For a successful remote participation, the announcement of the workshop will be spread widly, not only among the IGF participants, but also all the other networks highlighting the easy participation remotely.

The Remote contribution will be taken alternatively with the in person contributions, and if the remote queue is longer than the one in the room, we will take more remote participants than from the room. 

     16. Discussion Facilitation

Speakers will have very short slots (5 minutes) to introduce the various aspects of the topic. This is to free more time for the audience (in the room and online). All attendees have the same rights and are treated equally. Remote participants also will speak when they want, and they will be given the priority in the extreme cases 

      17. Past IGF Participation

Have you or any of your co-organizers, organized an IGF session before?  No

      18. Sustainable Development Goals

Goal 8 and Goal 10



Proposal Submitted: "Data is the New Oil": Shaping the Digital Economy of MENA

I. Session Title: "Data is the New Oil": Shaping the Digital Economy of MENA
   ==*II. Session Format*==
     Session Format: Round Table - 90 Min
     Session Format Description:

   ==*III. Proposer*==
     Gender: Male
     Family Name: AlMeshal
     Given Name: Ali
     City of Residence: MANAMA
     Country of Residence: Bahrain
     Nationality: Bahrain
     Stakeholder Group: Civil Society
     Organization: Bahrain ISOC
     Country where Organization is based: Bahrain

   ==*IV. Backup Contact / Co-proposer*==
     Gender: Male
     Family Name: Babu
     Given Name: Satish
     Stakeholder Group: Private Sector
     Organization: ISOC-TRV
     Country: India

   ==*V. Organizers*==
     Ms.,Lianna,Galstyan,Technical Community, .AM Registry, Armenia

     Ms.,Sarah, Kiden,Academia, Uganda University

     Ms.,Maritza,Minan, Civil society, AUI PERU

   ==*VI. Speakers*==
     Email addresses of provisionally confirmed speakers (comma

VII. Content of the Session:
One of the most impressive achievements of the Internet has been its impact
on the global economy, particularly on the domains of finance, commerce,
trade and innovation. The transformative nature of the Internet has resulted
today in not just a connected world, but also in a world that transacts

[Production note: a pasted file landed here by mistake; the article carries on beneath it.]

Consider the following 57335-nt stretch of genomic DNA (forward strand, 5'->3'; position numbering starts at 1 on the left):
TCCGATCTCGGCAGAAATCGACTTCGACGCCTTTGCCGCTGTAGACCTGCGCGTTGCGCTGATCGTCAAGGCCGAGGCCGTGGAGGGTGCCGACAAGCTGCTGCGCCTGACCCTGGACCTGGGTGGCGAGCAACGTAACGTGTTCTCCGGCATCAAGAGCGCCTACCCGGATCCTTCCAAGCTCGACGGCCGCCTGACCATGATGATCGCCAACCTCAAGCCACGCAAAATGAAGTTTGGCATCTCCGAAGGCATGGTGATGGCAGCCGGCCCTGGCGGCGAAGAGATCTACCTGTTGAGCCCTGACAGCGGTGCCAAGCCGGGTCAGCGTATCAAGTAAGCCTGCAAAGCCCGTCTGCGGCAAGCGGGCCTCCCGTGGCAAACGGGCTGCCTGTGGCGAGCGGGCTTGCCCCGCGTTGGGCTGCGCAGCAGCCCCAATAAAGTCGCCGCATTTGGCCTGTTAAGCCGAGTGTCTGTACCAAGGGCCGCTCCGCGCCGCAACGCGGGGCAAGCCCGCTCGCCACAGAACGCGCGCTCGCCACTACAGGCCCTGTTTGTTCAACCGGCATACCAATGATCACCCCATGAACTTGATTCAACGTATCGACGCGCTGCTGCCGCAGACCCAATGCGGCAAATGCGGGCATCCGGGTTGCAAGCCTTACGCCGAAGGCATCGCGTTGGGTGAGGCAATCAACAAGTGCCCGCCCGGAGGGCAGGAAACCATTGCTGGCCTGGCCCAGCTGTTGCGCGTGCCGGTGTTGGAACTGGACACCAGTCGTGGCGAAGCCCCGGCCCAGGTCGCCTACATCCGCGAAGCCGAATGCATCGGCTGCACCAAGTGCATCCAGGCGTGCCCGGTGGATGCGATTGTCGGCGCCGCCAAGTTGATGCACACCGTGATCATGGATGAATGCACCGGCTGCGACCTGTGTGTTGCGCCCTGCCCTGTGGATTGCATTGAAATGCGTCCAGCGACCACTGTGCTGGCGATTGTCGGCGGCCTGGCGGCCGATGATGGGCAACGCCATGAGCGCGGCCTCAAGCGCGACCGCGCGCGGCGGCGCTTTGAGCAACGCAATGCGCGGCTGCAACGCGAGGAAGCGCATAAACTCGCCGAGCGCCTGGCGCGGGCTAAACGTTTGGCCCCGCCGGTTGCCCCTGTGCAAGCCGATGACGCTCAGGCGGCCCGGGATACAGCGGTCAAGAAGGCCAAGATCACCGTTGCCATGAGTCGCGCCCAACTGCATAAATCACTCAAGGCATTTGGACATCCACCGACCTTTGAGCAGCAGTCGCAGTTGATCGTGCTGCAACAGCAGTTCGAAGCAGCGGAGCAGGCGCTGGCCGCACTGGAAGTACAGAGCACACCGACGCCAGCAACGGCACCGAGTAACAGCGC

The ‘New Economy’, as the Digital Economy is also known, is the result of
the transition from the brick-and-mortar businesses of the Twentieth Century
to the ‘Brick-and-Click’ and the ‘Click-only’ economies of today,
which are built around the Internet. As we look to the future, the Internet
is the enabler, the marketplace and the market, and has room for not just
giant trans-national enterprises but also for the tiny startups. The space
for ‘permissionless innovation’ that the Internet provides, overcomes all
barriers such as geography and location.

Despite this sweeping potential, there are substantial variations in the way
the Digital Economy has been leveraged by different regions and countries of
the world. The Digital Divide that still exists—albeit different from the
original digital divide that focused on access—is still a reality. While
most people do have access today, the New Digital Divide is between people
who have reliable, affordable, fast broadband, and the people who have
intermittent, expensive Internet that are difficult to be used for
transactional services. Given this gap, there are perhaps few countries
amongst Emerging Economies which have fully leveraged the potential of the
Internet as much as Developed Economies.

There are, however, a few examples from the Global South that illustrate how
the Internet Economy could be leveraged provided there is coherent policy
intent coupled with pragmatic and innovative approaches. Prominent amongst
these is the Middle East.

As late as five years back, the Middle East was seemingly afflicted by a
number of economic issues arising from the global recession, crashing oil
prices, the social aftermath of the Arab Spring, subdued local demand, and
social inhibitors, which together predicted a deep and protracted economic
slowdown for the region.

Despite these dire predictions, the Middle East has shown remarkable
resilience in not only maintaining the size of its economy, but even growing
in the face of these challenges. The current GDP of the region is USD 1.7
trillion, far surpassing the pessimistic estimates of 2012-13. One of the
most important technological enabler of this rebound appears to be the

This Round-table focuses on sharing the experience of the Middle East in